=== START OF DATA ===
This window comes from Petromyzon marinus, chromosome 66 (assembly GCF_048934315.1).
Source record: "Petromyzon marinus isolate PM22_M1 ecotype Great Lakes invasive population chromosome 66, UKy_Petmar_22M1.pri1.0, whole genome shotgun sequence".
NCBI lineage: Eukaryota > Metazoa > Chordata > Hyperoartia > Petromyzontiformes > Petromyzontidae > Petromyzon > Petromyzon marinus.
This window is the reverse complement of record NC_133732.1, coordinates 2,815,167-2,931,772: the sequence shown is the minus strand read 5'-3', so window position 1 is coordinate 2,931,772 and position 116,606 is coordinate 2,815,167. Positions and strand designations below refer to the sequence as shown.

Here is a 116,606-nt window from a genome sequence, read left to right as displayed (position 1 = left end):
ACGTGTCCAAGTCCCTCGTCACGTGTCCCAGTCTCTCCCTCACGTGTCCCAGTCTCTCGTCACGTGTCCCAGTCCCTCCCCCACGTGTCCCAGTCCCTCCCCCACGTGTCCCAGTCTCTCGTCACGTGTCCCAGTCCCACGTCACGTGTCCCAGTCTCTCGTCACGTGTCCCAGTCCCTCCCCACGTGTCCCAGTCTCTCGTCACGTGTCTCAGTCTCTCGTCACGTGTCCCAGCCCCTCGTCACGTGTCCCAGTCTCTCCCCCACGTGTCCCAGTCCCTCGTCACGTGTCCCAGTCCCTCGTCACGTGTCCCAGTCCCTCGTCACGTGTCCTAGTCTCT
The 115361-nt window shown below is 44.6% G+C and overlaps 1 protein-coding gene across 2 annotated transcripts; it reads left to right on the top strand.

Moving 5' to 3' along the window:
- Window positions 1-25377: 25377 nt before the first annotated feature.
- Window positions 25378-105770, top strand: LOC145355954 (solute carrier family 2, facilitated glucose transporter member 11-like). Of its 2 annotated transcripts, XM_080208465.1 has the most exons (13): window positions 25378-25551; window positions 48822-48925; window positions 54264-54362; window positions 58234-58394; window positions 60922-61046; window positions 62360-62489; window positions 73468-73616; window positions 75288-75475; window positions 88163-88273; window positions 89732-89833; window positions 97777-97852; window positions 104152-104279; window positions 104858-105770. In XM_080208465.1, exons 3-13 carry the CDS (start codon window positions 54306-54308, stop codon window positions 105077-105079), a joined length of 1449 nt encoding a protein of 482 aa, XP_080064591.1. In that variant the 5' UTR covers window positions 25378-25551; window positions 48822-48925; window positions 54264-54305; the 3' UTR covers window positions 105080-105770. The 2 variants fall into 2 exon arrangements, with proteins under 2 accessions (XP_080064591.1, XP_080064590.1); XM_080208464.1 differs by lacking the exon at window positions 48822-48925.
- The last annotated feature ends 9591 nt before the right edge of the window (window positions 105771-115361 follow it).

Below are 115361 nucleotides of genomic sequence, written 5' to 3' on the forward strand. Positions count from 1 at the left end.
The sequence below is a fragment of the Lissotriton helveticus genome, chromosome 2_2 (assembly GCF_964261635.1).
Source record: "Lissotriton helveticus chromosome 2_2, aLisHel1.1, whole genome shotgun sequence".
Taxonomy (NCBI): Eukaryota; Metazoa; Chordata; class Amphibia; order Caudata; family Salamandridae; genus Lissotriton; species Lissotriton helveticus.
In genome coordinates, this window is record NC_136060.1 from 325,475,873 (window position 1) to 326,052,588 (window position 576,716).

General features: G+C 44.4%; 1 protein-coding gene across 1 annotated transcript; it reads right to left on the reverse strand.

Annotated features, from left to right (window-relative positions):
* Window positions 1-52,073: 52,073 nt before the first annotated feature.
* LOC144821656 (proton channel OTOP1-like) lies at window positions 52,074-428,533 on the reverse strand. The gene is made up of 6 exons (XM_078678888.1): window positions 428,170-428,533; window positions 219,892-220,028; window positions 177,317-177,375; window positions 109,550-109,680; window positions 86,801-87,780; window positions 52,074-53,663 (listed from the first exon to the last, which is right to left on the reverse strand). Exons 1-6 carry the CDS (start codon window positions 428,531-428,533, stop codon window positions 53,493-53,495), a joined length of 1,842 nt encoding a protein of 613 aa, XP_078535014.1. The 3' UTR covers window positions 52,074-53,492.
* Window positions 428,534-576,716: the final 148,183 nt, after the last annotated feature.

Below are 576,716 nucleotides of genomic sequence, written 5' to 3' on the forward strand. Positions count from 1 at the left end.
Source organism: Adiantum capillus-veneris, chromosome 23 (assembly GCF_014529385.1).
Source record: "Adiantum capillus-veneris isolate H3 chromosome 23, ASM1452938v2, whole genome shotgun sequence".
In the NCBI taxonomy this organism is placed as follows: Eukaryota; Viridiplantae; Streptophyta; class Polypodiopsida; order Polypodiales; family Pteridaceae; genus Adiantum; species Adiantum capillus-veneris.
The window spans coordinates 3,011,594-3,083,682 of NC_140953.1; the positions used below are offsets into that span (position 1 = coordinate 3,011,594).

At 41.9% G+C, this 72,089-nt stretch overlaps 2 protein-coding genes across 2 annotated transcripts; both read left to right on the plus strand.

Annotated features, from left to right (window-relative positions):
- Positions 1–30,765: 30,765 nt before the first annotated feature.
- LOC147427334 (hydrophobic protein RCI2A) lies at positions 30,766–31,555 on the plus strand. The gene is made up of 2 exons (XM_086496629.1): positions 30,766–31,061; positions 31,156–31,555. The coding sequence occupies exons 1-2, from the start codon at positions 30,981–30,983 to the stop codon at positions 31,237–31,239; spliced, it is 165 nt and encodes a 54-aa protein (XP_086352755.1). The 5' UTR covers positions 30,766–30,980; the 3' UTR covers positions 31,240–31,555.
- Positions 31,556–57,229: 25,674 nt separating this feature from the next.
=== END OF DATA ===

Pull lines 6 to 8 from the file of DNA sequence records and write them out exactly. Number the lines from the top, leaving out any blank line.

ACGTGTCCAAGTCCCTCGTCACGTGTCCCAGTCTCTCCCTCACGTGTCCCAGTCTCTCGTCACGTGTCCCAGTCCCTCCCCCACGTGTCCCAGTCCCTCCCCCACGTGTCCCAGTCTCTCGTCACGTGTCCCAGTCCCACGTCACGTGTCCCAGTCTCTCGTCACGTGTCCCAGTCCCTCCCCACGTGTCCCAGTCTCTCGTCACGTGTCTCAGTCTCTCGTCACGTGTCCCAGCCCCTCGTCACGTGTCCCAGTCTCTCCCCCACGTGTCCCAGTCCCTCGTCACGTGTCCCAGTCCCTCGTCACGTGTCCCAGTCCCTCGTCACGTGTCCTAGTCTCT
The 115361-nt window shown below is 44.6% G+C and overlaps 1 protein-coding gene across 2 annotated transcripts; it reads left to right on the top strand.

Moving 5' to 3' along the window: